Rosemary
Rosemary

Background

Rosemary (Rosmarinus officinalis) is an herb native to the Mediterranean region. The leaf and its oil are commonly used in food and also to make medicine.

Rosemary seems to increase blood circulation when applied to the scalp, which might help hair follicles grow. Rosemary extract might also help protect the skin from sun damage.

People commonly use rosemary for memory, indigestion, fatigue, hair loss, and many other purposes, but there is no good scientific evidence to support most of these uses.
When taken by mouth: Rosemary is commonly consumed in foods. Rosemary leaf is possibly safe for most people when taken as a medicine for up to 8 weeks. But taking undiluted rosemary oil or very large amounts of rosemary leaf is likely unsafe. Taking large amounts of rosemary can cause vomiting, sun sensitivity, and skin redness.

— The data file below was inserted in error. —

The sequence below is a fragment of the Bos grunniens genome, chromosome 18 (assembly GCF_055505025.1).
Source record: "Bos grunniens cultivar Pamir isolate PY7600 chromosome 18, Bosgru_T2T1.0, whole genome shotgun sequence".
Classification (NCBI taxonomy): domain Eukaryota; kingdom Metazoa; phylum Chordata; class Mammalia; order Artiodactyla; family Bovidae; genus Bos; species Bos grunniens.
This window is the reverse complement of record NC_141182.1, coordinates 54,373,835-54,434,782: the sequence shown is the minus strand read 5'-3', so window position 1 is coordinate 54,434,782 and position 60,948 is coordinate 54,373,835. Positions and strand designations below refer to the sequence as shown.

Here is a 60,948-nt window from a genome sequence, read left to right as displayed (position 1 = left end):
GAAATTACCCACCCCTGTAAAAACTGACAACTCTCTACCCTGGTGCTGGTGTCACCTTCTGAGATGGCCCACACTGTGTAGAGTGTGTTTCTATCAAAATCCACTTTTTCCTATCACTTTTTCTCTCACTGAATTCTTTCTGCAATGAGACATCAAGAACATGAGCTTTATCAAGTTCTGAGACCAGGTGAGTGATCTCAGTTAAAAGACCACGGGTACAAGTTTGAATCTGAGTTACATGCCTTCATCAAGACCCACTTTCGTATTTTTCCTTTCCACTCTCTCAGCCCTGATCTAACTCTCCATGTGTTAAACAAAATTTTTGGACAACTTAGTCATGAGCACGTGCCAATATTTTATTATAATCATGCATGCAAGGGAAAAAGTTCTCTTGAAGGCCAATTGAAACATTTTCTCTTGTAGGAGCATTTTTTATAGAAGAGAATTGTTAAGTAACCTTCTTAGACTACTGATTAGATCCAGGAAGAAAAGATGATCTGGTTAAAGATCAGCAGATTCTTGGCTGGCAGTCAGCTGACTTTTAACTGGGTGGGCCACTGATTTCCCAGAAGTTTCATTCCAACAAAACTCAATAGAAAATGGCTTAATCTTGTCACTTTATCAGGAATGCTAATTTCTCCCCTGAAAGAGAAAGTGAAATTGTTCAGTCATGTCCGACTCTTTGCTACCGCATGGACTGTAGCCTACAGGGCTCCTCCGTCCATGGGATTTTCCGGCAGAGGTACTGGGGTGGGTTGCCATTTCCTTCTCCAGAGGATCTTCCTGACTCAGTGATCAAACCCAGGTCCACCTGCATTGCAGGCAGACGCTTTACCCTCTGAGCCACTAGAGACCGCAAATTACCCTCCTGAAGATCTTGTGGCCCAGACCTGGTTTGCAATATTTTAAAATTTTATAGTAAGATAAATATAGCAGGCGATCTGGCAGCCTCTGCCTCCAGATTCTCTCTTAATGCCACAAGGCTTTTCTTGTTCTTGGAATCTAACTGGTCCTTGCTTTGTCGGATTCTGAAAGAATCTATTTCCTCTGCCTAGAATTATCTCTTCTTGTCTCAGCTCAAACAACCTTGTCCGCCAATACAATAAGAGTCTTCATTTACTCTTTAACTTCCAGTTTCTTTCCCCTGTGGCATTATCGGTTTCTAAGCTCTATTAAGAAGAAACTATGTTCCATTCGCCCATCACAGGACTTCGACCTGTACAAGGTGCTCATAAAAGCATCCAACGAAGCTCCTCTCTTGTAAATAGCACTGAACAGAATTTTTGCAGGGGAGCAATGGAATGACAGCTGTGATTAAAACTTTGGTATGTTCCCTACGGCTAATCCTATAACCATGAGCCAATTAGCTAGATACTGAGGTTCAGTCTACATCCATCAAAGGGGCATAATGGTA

When applied to the skin: Rosemary oil is possibly safe for most people. It might cause allergic reactions in some people.

When inhaled: Rosemary is possibly safe for most people when used as aromatherapy.

Special Precautions & Warnings:

Pregnancy: Rosemary is commonly consumed in foods. Rosemary is possibly unsafe when taken by mouth in medicinal amounts during pregnancy. It might cause a miscarriage. There isn't enough reliable information to know if rosemary is safe when applied to the skin when pregnant. Stay on the safe side and avoid use.

Breast-feeding: There isn't enough reliable information to know if rosemary is safe to use as medicine when breast-feeding. Stay on the safe side and stick to food amounts.